Friday 19 March 2010

A shambles

Just for a change...nothing from me about another mistake....but instead a picture:

The Shambles in York has been voted Britain's prettiest street. I remember going there as a student to visit some friends at the Uni. Well yes, the buildings are lovely, and the narrow, twisty street is quite endearing. But for heavens sake...look at all those estate agent boards and the ice cream signs...they don't exactly enhance the look of the place. Naturally, I'm biased twoards the Lanes in Brighton anyway. But in any case, shouldn't this street clutter be controlled?

Sorry...bad night's sleep last night. Need to let off steam!

Tuesday 16 March 2010

Covered in glory

I've always enjoyed the cinema, but when the boy came to live with me on a permanent basis it became difficult to juggle single-fatherhood with an active social life. As a consequence I became a regular buyer of DVDs, and watched them on a projector that would beam a picture six foot across on to the sitting room wall. If I'd bought a popcorn machine, I'd have been in seventh heaven. This arrangement worked pretty well when he was younger and going to bed at 8, then 8.30, 9.00 and even 9.30. But by the time he was heading up to bed at around 10, my film watching days seemed to be over - it didn't seem fair (or something I wanted to happen) for him to be consigned to another room whilst I indulged in the latest 15 or 18 certificate movie. So although I've continued to buy DVDs, they seem to pile up on the shelf unopened, unwatched and unloved. A friend lent me a fabulous Korean film called Oldboy which after three months I've returned...unwatched.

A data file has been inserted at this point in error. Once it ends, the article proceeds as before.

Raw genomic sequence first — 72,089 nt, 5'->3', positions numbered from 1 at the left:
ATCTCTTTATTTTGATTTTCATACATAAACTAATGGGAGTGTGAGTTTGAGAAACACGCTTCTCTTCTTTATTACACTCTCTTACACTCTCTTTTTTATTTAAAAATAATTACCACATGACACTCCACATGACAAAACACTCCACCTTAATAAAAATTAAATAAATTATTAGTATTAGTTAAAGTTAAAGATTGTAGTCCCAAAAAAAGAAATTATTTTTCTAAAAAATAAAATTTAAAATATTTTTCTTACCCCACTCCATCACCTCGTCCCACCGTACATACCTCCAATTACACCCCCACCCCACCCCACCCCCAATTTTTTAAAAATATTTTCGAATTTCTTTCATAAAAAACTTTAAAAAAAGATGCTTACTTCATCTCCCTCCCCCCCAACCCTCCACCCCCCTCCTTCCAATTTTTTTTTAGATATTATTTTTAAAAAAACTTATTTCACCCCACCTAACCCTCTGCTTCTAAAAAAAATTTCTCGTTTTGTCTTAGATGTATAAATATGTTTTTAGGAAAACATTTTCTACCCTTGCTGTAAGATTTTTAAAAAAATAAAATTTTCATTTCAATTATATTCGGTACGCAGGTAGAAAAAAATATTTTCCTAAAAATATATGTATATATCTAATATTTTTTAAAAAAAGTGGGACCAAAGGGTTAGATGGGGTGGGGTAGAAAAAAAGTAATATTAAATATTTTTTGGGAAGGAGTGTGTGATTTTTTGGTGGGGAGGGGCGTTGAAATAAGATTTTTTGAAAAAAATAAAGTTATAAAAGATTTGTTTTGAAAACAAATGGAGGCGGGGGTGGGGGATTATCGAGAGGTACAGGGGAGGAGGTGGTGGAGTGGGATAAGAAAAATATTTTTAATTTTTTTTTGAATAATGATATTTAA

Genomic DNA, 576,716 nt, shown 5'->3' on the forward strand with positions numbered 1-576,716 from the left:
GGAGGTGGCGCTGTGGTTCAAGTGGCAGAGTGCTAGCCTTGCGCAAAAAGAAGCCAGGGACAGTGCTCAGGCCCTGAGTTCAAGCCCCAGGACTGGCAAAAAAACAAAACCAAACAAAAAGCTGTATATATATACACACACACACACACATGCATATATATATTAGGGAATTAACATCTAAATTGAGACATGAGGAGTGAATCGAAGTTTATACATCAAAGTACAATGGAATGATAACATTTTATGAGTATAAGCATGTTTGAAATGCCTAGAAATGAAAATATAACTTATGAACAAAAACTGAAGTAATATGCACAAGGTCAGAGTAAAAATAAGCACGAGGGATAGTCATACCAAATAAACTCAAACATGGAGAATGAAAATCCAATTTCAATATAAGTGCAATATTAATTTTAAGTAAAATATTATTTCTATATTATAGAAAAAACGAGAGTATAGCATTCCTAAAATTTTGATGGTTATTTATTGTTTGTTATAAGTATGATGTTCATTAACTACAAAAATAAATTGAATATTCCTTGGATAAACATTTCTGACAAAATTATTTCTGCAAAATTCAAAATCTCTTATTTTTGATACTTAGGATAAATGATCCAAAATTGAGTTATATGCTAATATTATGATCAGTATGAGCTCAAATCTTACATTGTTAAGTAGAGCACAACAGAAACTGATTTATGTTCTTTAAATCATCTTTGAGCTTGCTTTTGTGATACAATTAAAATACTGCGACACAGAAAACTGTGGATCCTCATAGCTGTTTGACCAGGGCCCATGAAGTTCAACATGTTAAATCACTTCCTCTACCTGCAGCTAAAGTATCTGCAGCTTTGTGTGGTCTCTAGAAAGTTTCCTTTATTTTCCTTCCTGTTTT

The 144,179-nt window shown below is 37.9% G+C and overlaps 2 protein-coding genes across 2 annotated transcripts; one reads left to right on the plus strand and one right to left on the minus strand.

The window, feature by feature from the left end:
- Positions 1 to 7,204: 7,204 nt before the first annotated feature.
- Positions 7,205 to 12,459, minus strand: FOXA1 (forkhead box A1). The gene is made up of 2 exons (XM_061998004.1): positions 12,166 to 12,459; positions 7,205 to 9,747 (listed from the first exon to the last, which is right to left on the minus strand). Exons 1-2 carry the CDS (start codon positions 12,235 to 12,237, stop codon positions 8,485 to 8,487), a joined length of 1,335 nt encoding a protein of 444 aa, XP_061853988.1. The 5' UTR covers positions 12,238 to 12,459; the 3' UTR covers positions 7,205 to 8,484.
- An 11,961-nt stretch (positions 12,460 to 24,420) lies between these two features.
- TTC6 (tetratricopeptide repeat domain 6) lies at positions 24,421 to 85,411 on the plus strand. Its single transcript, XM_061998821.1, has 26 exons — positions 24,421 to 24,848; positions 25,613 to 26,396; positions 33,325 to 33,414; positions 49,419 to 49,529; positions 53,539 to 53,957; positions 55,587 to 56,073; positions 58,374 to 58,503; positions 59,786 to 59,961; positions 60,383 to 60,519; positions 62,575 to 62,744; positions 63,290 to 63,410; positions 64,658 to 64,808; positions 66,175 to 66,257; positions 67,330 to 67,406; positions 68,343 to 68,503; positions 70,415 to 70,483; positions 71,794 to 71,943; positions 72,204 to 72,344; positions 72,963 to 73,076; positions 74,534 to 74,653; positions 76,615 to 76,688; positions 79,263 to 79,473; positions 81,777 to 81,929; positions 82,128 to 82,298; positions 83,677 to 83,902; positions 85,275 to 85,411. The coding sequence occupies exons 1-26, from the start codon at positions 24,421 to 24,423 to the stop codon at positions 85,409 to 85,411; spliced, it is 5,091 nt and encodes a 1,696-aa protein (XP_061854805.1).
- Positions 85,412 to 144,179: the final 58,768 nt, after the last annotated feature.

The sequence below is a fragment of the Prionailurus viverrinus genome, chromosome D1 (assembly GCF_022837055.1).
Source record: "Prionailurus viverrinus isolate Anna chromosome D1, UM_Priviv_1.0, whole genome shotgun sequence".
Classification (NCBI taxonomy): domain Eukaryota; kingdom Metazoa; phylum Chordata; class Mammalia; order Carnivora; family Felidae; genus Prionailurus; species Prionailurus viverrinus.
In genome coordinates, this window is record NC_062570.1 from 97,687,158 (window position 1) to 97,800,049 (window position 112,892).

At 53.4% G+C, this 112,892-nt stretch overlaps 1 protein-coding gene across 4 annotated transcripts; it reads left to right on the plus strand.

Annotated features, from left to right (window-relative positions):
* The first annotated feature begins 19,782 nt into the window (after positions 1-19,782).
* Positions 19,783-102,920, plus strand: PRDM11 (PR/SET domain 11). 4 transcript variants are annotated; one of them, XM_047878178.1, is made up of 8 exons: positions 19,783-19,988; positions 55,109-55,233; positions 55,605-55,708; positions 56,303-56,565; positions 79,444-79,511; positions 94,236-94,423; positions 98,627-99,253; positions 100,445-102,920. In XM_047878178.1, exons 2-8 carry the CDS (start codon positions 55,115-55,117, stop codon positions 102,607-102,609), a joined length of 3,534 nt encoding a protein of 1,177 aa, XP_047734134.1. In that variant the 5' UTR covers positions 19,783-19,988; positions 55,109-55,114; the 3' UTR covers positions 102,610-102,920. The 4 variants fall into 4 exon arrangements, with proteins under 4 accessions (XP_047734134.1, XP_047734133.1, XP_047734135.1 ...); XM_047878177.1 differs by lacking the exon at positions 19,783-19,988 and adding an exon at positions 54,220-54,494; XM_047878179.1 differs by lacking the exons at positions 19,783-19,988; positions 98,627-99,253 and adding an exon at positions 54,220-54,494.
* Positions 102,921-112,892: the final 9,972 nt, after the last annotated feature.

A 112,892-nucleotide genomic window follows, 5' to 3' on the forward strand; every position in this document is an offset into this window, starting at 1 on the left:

It was with some excitement that I sat down last night and opened a Christmas present and slotted it into the DVD player. I'm a great fan of Tarantino, and having missed his latest at the Odeon, I was really looking forward to seeing Inglorious Basterds. And indeed, it pretty much started as I expected - a pastiche of everything that's bad about American War movies - poor title graphics, mono soundtrack...and I really liked the touch of having all the production team given Italian names...very good. It carried on, and the voices were nearly synced, the acting was the prefect take on B movie woodenness. The characters were caricatures - and the acting suitably wooden. I loved some of the explosions with bodies flying up into the sky obviously attached to wires - and the bit which made me laugh out loud was when the renegades came across a group of naked women, who turned on them with machine guns. Gratuitous it was and well done - although a bit like Deathproof, it was a joke difficult to sustain over the course of the whole film.

After an hour I was puzzling about the absence of Brad Pitt, and couldn't quite figure out who had won an Oscar for best supporting actor...I called to the boy and asked if he could Google it. He picked up the packaging and asked what I was watching. "Inglorious Basterds" I said. "Oh the one with Brad Pitt?" he replied. "Uh huh" I said. He looked at the packaging to reveal the terrible, terrible truth. "This isn't the one with Brad Pitt in. That's Inglorious Basterds. This is the original Inglorious Bastards. You're watching the wrong film."